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London Theological Seminary

August 2011 | by Gary Brady

London Theological Seminary

On the last Saturday in June, London Theological Seminary (LTS) held its end of year thanksgiving service at Kensit Evangelical Church, in Finchley.
    The chairman, Bill James from Leamington Spa, presided over the event, which, along with prayer, Scripture reading and hymns, included the three traditional components of this annual event — report, interviews and sermon.
    The report was given by Principal Robert Strivens. Though positive, it reflected on the need for more UK students and flagged the continuing difficulties with visas that bringing in overseas students now involves.
    As Mr Strivens observed, the need for pastors and church planters is greater than the supply. LTS is only one agency that seeks to remedy this — if only there were more students.
    Interviews with leaving students were conducted by Vice-Principal David Green. There were only six this year, as some have opted for the new third-year LTS course.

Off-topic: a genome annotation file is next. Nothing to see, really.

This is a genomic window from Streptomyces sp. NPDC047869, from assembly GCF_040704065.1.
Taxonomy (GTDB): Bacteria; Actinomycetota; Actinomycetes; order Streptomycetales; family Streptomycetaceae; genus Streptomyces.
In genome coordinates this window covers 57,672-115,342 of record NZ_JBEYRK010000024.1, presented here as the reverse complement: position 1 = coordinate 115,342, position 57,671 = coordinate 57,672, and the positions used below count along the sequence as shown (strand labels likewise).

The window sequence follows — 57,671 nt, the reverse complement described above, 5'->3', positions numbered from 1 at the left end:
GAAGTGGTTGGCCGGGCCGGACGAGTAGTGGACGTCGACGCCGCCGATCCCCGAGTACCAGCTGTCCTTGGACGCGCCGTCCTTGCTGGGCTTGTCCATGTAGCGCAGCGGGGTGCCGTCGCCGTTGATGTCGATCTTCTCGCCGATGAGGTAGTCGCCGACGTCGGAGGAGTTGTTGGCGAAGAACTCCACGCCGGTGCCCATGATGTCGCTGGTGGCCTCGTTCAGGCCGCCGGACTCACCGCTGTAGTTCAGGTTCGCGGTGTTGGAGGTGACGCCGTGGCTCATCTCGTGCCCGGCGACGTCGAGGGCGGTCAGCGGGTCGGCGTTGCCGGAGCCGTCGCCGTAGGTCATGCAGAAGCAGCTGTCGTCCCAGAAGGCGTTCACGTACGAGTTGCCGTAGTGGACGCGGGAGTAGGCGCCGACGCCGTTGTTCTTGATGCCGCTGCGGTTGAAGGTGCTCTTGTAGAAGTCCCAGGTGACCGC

Benjamin Mallari is from the Philippines and Uma Kanta Sharma from Nepal. Both are heading home to carry on their ministries. Brian Pe Kee may spend another year studying in Britain, but will eventually return to Myanmar to carry on his work.
    Pascal Rivoire has a Swiss, German and Argentine background and is planning to be involved in ministry in Germany. Both UK students, Darren Graham and George Platt, are unsure of the future, but we pray that they will know God’s leading.
    One interesting sidelight was the role that Google played for students in locating LTS in the first place. The seminary is much awake to the changing world. The modular course that several students take, attending just one or two days a week, is an example of its flexible approach.
    Thirdly there was the sermon, and what a blessing it was. Taking the shortest verse in the Bible (John 11:35), Barry King of Grace Baptist Partnership urged us to consider Christ’s humanity, humility and victory.
    He especially applied his message to those entering the ministry, but it was a powerful sermon for all present. All this was followed by the traditional tea on the lawn. Do pray for the seminary. What a force for good it is, and can be in the years to come.
Gary Brady

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